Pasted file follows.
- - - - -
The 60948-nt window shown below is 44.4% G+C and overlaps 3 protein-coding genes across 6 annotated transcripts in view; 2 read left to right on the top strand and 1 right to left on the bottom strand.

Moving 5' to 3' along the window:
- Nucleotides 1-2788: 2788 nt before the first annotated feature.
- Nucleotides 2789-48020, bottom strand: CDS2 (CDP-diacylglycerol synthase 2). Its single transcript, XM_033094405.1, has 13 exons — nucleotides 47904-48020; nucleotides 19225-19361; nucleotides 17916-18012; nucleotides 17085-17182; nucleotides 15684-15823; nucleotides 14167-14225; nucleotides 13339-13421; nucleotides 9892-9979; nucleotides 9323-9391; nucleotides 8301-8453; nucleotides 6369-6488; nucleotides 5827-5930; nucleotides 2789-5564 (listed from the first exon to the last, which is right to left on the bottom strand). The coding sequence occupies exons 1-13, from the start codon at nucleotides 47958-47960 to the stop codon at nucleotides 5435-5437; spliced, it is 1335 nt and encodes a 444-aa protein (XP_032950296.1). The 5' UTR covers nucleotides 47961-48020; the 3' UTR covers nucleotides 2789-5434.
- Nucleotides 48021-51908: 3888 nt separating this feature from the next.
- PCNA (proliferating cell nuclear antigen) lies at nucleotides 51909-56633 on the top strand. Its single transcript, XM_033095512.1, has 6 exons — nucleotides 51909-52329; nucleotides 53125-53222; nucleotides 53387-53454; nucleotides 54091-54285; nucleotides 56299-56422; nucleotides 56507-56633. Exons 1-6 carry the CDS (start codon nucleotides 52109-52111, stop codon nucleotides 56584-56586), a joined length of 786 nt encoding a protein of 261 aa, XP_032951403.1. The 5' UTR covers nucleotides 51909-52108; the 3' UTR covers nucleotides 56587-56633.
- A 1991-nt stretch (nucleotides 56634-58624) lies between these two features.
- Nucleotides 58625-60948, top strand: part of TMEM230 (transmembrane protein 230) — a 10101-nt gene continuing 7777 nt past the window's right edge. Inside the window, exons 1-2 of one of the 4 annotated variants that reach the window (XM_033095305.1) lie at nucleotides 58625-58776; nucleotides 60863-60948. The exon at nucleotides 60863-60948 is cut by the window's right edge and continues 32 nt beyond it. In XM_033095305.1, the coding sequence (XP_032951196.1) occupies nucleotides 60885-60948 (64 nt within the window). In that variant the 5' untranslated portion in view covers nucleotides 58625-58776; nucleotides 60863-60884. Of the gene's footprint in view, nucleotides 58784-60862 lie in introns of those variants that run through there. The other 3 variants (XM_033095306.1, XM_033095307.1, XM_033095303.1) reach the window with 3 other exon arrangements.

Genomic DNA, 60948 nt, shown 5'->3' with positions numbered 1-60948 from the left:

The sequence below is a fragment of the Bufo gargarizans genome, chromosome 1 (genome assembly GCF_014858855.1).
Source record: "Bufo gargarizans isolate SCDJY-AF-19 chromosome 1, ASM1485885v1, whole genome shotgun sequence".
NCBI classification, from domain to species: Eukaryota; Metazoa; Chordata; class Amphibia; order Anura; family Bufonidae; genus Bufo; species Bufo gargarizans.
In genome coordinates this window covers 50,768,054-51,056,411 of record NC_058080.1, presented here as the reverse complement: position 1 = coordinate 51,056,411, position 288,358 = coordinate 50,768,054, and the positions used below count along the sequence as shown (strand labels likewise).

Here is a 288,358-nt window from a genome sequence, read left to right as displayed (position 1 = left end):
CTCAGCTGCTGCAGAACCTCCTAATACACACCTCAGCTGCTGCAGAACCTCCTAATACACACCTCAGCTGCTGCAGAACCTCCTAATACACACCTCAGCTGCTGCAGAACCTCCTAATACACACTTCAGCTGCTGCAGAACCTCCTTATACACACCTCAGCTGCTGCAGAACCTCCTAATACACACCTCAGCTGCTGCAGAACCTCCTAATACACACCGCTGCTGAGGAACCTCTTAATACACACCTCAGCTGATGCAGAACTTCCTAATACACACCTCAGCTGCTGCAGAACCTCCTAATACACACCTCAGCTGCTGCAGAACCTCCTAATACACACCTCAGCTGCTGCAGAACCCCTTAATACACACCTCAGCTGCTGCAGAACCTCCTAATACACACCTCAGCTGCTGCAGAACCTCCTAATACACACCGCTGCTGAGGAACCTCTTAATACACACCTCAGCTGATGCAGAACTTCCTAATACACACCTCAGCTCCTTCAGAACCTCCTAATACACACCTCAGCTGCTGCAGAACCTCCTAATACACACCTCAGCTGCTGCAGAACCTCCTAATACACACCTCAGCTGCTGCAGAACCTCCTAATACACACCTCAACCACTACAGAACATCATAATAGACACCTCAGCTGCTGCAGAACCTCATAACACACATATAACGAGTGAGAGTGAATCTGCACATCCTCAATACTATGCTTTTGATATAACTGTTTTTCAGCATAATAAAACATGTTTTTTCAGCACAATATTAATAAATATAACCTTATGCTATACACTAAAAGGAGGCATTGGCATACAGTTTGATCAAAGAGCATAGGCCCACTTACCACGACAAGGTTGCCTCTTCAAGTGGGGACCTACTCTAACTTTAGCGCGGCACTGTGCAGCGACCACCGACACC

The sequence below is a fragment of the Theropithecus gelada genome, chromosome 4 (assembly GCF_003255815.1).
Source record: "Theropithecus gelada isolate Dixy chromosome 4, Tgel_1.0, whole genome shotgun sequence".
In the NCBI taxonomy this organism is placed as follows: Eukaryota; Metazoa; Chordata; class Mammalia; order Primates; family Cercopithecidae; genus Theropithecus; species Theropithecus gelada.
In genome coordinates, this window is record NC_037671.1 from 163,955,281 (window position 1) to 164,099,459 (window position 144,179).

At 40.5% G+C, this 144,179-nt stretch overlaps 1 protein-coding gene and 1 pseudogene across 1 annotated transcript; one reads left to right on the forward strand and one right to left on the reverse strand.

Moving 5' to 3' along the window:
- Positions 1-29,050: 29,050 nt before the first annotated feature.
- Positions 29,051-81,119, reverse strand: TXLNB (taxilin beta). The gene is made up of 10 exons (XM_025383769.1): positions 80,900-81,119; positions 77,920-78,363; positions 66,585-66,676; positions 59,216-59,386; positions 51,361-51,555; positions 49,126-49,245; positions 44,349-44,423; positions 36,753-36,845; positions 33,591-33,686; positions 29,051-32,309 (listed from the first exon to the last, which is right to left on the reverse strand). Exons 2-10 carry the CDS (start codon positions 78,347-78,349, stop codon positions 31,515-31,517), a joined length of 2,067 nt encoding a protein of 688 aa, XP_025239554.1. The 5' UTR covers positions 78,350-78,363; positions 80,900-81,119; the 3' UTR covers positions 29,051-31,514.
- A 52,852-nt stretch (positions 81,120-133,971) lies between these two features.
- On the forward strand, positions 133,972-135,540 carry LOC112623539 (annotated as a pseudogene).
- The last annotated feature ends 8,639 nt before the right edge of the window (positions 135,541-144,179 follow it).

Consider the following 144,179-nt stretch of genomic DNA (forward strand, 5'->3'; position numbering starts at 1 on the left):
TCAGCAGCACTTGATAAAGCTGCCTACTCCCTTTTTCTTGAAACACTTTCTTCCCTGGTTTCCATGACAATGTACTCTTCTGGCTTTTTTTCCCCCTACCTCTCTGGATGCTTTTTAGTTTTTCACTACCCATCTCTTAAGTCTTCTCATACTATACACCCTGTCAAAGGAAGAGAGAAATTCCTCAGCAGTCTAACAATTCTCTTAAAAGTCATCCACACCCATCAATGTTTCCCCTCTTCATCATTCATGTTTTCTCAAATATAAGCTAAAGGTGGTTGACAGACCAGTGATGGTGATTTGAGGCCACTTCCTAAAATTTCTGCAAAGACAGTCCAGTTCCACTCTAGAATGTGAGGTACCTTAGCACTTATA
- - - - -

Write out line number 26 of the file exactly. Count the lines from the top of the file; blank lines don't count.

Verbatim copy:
- The last annotated feature ends 8,639 nt before the right edge of the window (positions 135,541-144,179 follow it).